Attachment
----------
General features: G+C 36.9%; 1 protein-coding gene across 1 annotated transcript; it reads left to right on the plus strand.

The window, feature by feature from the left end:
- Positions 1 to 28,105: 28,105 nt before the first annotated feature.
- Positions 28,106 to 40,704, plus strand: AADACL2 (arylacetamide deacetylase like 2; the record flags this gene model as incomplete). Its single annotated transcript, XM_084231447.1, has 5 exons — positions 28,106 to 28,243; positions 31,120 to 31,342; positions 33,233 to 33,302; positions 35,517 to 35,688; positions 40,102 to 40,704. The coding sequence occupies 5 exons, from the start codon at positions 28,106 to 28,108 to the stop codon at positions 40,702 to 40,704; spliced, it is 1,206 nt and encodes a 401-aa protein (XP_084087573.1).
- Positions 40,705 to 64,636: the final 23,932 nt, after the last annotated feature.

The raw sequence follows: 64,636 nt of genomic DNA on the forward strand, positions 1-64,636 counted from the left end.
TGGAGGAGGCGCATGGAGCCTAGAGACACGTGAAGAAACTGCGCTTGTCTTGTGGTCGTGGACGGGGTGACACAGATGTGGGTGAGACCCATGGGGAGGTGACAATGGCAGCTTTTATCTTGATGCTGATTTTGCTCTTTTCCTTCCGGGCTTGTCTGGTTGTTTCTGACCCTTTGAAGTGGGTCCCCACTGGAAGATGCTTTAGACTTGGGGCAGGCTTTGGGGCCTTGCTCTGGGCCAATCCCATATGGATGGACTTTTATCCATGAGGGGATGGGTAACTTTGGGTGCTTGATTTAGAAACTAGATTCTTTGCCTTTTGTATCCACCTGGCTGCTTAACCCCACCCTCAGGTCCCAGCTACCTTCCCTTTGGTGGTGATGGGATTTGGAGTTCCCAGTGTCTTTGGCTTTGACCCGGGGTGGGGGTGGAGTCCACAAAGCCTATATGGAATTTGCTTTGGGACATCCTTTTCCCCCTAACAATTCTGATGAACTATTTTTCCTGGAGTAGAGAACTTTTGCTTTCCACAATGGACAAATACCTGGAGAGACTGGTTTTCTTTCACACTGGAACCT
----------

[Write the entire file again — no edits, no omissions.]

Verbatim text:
General features: G+C 36.9%; 1 protein-coding gene across 1 annotated transcript; it reads left to right on the plus strand.

The window, feature by feature from the left end:
- Positions 1 to 28,105: 28,105 nt before the first annotated feature.
- Positions 28,106 to 40,704, plus strand: AADACL2 (arylacetamide deacetylase like 2; the record flags this gene model as incomplete). Its single annotated transcript, XM_084231447.1, has 5 exons — positions 28,106 to 28,243; positions 31,120 to 31,342; positions 33,233 to 33,302; positions 35,517 to 35,688; positions 40,102 to 40,704. The coding sequence occupies 5 exons, from the start codon at positions 28,106 to 28,108 to the stop codon at positions 40,702 to 40,704; spliced, it is 1,206 nt and encodes a 401-aa protein (XP_084087573.1).
- Positions 40,705 to 64,636: the final 23,932 nt, after the last annotated feature.

The raw sequence follows: 64,636 nt of genomic DNA on the forward strand, positions 1-64,636 counted from the left end.
TGGAGGAGGCGCATGGAGCCTAGAGACACGTGAAGAAACTGCGCTTGTCTTGTGGTCGTGGACGGGGTGACACAGATGTGGGTGAGACCCATGGGGAGGTGACAATGGCAGCTTTTATCTTGATGCTGATTTTGCTCTTTTCCTTCCGGGCTTGTCTGGTTGTTTCTGACCCTTTGAAGTGGGTCCCCACTGGAAGATGCTTTAGACTTGGGGCAGGCTTTGGGGCCTTGCTCTGGGCCAATCCCATATGGATGGACTTTTATCCATGAGGGGATGGGTAACTTTGGGTGCTTGATTTAGAAACTAGATTCTTTGCCTTTTGTATCCACCTGGCTGCTTAACCCCACCCTCAGGTCCCAGCTACCTTCCCTTTGGTGGTGATGGGATTTGGAGTTCCCAGTGTCTTTGGCTTTGACCCGGGGTGGGGGTGGAGTCCACAAAGCCTATATGGAATTTGCTTTGGGACATCCTTTTCCCCCTAACAATTCTGATGAACTATTTTTCCTGGAGTAGAGAACTTTTGCTTTCCACAATGGACAAATACCTGGAGAGACTGGTTTTCTTTCACACTGGAACCT